The FCIAC held its initial football championship game in 1966 at Boyle Stadium. Rick Robustelli was the quarterback for Stamford Catholic, which upset Rippowam, 32-6, a team led by a star running back whose first professional baseball contract was negotiated with advice from Robustelli’s NFL Hall of Fame father Andy. The player was Bobby Valentine.
It remains the most attended final and still one of the most talked-about events in Stamford sports lore.
“I will always remember the first one,” said John Kuczo, the league’s executive secretary. “I was there. “We had a paid attendance of 11,000 people, but there were 3,000 people in the stadium before we even set up to sell tickets. It was an exciting game.”
This Thanksgiving morning, after six years housed elsewhere, the FCIAC championship returns to the venerable stadium on the Stamford High School campus. The game features the league’s top current rivalry in the sport, the teams from the neighboring towns of Darien and New Canaan.
After a long list of memorable accomplishments over the past two months, starting on Sunday morning it is time for you to decide who was the very best of the best. We have selected four outstanding male and seven female finalists for the BlueStreak-Ruden Report FCIAC Fall Male and Female Player of the Year award.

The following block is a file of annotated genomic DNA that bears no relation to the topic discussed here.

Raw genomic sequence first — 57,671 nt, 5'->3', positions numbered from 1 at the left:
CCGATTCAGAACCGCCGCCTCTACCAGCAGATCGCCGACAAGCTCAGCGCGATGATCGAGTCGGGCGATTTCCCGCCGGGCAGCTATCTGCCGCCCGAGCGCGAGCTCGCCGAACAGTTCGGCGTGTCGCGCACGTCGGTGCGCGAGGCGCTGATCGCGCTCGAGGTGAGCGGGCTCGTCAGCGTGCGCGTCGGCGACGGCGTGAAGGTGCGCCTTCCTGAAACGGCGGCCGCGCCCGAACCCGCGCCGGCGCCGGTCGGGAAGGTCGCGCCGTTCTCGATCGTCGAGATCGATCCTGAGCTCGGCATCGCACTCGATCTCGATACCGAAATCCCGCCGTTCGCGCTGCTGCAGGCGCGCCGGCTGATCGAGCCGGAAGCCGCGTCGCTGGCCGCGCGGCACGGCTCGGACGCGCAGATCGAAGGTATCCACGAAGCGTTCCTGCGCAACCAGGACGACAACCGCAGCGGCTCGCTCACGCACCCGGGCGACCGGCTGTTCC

The winners will receive a trophy from BlueStreak Sports Training and The Ruden Report.
The final fields were compiled after talking to and getting recommendations from a number of league coaches in each sport, as well as personal observations.
There will be a separate vote for a Football Player of the Year at the end of the season.
It was just seven weeks ago, and Rich Albonizio was admittedly frustrated and distraught. The Greenwich High School football team, a preseason favorite, was sitting with an 0-3 record and already falling under the “playing for pride” category with nearly 75 percent of its schedule remaining.
The Cardinals turned the ball over four times in a season-opening 35-22 loss to West Haven, then were defeated in back to back games against Darien and New Canaan, when the scores were close in the final quarter both times.
“The first three games we had an awful lot of turnovers, a lot of penalties in critical situations,” Albonizio, the Cardinals’ coach, said. “Everything just seemed to happen at an inopportune time.”